In a meaningful success, we prevailed in a 504 Complaint which found that the Gifted Characteristic Checklist used by the Palm Beach County School District discriminate against children with disabilities. We will continue to advocate to make sure all students have access to appropriate educational programs.
Most children with disabilities do not fit neatly into any one category. They often have layers of complex and co-occurring strengths and challenges which can result in multiple, co-existing exceptionalities and ESE eligibilities. It is possible, and in fact common, for a child to be both Gifted and have Autism Spectrum Disorder, or Gifted and Specific Learning Disabled, or Gifted, Language Impaired and Emotional/Behaviorally Disabled, and the list goes on. All children, regardless of their exceptionalities and challenges, deserve the same opportunity to access school enrichment programming.
In Florida, there are three criteria used to determine Gifted eligibility. Pursuant to Fla. Admin. Code R. 6A-6.03019, a student must demonstrate (1) the need for a special program, (2) a majority of characteristics of gifted student according to a standard score or checklist, and (3) superior intellectual development as measured by an IQ score two standard deviations or more above the mean on a standardized test of intelligence. All three areas (need for a special program, the minimum IQ score, and the gifted characteristics) must be met in order for a child to be eligible for Gifted. In other words, a child can have an extraordinarily high IQ, but can be denied Gifted placement if the teachers do not mark a sufficient number of characteristics in a checklist.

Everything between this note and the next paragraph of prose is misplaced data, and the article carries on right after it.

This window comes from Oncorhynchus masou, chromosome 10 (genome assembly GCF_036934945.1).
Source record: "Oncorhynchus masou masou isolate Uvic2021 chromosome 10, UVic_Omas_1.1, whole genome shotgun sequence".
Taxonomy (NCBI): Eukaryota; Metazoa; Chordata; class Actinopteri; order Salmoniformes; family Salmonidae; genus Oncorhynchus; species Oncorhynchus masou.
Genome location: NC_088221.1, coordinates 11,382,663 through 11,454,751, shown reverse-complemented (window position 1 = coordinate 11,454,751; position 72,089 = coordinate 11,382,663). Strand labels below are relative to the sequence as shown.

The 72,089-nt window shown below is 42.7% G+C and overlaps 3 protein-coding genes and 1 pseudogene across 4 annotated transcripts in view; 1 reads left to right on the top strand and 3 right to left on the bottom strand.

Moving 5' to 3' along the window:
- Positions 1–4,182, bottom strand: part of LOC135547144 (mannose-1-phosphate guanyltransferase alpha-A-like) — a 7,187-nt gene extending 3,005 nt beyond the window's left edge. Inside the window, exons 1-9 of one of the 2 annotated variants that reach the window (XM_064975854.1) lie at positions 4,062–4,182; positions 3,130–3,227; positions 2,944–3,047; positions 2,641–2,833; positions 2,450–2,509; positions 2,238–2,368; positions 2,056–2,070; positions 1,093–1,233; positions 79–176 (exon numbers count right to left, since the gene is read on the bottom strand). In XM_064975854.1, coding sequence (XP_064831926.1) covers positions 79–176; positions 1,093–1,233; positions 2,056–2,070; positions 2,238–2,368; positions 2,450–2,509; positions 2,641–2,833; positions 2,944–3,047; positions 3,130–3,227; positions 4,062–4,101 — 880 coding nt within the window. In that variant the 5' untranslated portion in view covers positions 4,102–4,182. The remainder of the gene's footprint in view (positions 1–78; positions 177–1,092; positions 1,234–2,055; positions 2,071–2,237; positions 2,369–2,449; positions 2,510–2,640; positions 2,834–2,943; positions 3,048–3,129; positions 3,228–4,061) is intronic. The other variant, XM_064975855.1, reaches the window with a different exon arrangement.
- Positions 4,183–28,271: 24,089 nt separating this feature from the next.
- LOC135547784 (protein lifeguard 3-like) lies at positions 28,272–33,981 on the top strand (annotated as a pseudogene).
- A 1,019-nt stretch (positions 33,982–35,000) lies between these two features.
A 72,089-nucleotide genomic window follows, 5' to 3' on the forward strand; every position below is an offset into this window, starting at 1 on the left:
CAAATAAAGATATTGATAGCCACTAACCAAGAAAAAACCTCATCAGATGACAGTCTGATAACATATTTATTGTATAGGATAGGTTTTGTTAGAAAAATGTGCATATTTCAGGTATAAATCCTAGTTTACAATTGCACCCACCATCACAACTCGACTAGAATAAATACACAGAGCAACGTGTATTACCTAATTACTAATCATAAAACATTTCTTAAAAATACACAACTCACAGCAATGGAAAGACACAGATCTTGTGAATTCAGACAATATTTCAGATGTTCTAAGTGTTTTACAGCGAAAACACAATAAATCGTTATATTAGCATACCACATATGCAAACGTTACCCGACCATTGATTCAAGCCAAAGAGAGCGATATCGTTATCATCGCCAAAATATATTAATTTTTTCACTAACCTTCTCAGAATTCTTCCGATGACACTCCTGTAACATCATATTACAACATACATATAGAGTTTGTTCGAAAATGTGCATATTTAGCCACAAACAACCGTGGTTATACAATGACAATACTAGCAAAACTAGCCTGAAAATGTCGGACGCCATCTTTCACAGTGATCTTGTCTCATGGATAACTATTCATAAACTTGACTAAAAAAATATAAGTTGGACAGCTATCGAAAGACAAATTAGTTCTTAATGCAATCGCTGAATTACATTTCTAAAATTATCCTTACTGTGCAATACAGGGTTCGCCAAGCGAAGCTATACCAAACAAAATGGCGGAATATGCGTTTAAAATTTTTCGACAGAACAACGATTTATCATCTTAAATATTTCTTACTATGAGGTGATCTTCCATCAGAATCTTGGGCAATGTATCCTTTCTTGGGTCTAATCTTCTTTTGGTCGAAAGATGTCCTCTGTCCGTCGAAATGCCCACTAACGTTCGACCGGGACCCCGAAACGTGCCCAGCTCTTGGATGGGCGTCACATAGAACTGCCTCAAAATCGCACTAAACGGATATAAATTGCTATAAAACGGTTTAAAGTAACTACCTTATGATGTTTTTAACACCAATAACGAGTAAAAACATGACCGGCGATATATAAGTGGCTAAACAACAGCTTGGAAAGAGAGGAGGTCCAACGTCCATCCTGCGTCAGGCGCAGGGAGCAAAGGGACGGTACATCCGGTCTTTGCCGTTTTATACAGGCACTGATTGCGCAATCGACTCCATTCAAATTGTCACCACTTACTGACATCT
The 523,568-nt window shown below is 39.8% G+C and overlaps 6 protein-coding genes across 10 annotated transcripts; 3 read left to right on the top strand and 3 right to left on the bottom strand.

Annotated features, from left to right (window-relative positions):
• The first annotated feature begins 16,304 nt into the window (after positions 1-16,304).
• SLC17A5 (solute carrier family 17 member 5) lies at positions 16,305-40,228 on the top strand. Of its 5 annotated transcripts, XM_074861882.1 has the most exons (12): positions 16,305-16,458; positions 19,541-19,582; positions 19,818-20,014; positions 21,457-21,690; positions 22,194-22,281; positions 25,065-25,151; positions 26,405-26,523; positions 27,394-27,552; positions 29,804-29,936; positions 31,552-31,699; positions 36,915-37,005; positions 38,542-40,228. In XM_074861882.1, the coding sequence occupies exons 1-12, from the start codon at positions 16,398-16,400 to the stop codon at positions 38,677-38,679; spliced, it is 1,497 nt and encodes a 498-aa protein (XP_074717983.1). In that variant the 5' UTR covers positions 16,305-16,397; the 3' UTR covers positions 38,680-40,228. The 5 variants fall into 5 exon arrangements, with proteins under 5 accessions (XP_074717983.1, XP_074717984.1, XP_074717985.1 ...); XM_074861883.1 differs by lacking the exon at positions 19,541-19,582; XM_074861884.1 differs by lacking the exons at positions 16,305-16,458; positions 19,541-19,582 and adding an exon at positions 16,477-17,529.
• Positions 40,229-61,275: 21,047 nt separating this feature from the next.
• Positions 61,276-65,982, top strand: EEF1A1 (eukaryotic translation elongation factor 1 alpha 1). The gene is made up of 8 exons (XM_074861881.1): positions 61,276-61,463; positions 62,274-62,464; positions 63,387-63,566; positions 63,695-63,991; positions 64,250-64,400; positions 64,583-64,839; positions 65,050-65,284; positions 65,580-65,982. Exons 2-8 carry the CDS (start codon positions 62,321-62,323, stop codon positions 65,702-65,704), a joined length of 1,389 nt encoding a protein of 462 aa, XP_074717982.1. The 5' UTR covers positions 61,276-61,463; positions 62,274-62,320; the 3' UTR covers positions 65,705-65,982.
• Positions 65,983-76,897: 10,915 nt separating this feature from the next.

There is no standard for the Gifted Characteristic Checklists, and so they vary widely across the State, and indeed the country. There are, however, some checklists which are rooted in research, are more expansive, and are sensitive to the varying strengths and challenges experienced by children with disabilities. Palm Beach County’s checklists were limited and, furthermore, valued behaviors which specifically excluded children with certain disabilities. For example, the Gifted Characteristic Checklist for grades 4 and 5 asked teachers to rank a child on skills such as “adapts easily to different situations” and “becomes impatient with drills and routine procedures.” Children with Autism Spectrum Disorder would have difficulty gaining higher marks for these types of behaviors. In fact, the diagnostic criteria for Autism Spectrum Disorder (ASD) specifically considers whether a child demonstrates, “Insistence on sameness, inflexible adherence to routines, or ritualized patterns or verbal nonverbal behavior (e.g., extreme distress at small changes, difficulties with transitions, rigid thinking patterns, greeting rituals, need to take same route or eat food every day).” Thus, the more a child exhibits traits of ASD, the lower the same child may score on the Gifted Characteristic Checklist. While there are many children with disabilities in the School District’s gifted programs, some children were certainly excluded due to their disability.
Ultimately, all children should be valued for their strengths, diversity of thoughts and abilities that they can contribute, and not just excluded because of their challenges. A more inclusive checklist will allow all children to be considered fairly and equitably for Gifted eligibility. We are very pleased to have successfully advocated on behalf of our client, and to have helped make a difference for all students with disabilities in Palm Beach County who will benefit from the revised Gifted Characteristic Checklists.
Relevant Portions of the Investigation Report: